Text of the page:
Part 2 – non-estate assets, EPOAs & AHDs

Continuing on from Part 1 of Estate Planning checklist for Blended Families last month where we looked at wills for the blended family, we have also prepared some quick checklists for the remaining parts of a comprehensive estate plan.

Other non-estate assets

It is possible to protect family members that may be left vulnerable to future changes in your spouses will through the use of some common non-estate assets. Essentially these strategies prevent particular assets from coming into your estate, and allows them to be dealt with outside of the terms of your will.

  • Superannuation – A common strategy for blended families is to nominate the person/s you think may be vulnerable to miss out in any subsequent will changes after your passing, as beneficiary to your superannuation.
  • Life Insurance – In the same way as above, a life insurance policy can state who is to benefit from the policy, without recourse to your will.
  • Inter-vivos gifts – Subject to possible tax consequences, another option is to consider gifting or transferring for value, certain assets to the intended beneficiary before you pass away.


Enduring Powers of Attorney are important to protect yourself in the event you lose capacity to make your own decisions and also serve as an invaluable tool for your family to manage the decision making process if you should lose capacity. Selecting appropriate attorney’s can be difficult, especially within a blended family.

Who is my EPOA?

Are they still appropriate? Where multiple persons are likely to hold a view that they know what “you would have wanted”, a great way to minimise conflict around making decisions is to appoint more than one attorney and have them act together.

Consider selecting a person/s that makes decisions most in line with your own views and values.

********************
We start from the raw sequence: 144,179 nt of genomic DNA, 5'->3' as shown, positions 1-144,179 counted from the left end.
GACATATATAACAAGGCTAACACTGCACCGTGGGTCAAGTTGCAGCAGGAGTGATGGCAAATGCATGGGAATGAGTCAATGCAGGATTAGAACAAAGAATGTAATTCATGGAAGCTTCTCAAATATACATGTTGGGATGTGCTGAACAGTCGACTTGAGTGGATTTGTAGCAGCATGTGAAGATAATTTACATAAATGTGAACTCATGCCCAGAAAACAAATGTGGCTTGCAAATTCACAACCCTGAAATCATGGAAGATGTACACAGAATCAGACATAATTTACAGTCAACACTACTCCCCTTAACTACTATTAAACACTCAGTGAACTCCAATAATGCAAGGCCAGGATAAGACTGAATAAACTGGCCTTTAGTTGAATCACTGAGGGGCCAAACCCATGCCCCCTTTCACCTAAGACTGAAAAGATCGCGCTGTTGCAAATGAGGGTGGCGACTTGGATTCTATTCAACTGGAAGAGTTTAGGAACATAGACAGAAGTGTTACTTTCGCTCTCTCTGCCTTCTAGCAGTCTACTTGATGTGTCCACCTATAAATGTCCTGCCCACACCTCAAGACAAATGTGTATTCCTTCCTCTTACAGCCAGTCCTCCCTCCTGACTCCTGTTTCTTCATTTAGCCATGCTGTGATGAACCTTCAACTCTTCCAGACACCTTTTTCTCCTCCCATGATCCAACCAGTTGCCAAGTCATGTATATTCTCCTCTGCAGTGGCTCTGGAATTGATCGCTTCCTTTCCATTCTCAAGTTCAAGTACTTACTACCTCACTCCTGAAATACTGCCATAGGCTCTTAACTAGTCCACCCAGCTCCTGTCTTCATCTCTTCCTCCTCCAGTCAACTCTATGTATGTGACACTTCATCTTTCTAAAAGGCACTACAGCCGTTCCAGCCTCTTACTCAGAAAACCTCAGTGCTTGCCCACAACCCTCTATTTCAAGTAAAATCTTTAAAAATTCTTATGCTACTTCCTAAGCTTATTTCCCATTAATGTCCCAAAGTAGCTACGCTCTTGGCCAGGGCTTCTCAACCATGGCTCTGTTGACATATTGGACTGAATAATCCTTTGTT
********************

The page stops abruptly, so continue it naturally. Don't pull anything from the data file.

• Do I know what types of decisions my Attorney can make?
  • Have I married/divorced/separated since I last completed this document?
  • Be as clear and precise as possible to avoid misunderstandings
  • Have I stored my original somewhere safe? Is a copy of the document easily accessible to my family?

Advanced Health Directive

The final piece to complete your estate plan is to set out clearly, your wishes with respect to particular medical procedures. This document needs to be completed in consultation with your treating doctor in the first instance. Once again, the value of this document is having your voice heard if your capacity to speak is lost. It avoids arguments between family members trying to make decisions for you, if you have clearly set your preferences beforehand.

  • Do I want to be resuscitated in certain situations?
  • Do I want to be kept on life support?
  • Do I consent to blood transfusions?
  • Be as clear and precise as possible to avoid misunderstandings
  • Is a copy of the document easily accessible to my treating doctor?

Turner Freeman Lawyers – Wills & Estates specialists

To ensure your family is protected, whatever it may look like, it is important to seek professional advice about your specific circumstances. To discuss your estate planning needs or to arrange your appointment to make/ review your estate plan, please do not hesitate to contact Turner Freeman Lawyers Wills and Estates Team on (07) 3025 9000. Our Queensland offices are in Brisbane, Logan, North Lakes, Ipswich, Toowoomba, Gold Coast, Sunshine Coast and Cairns.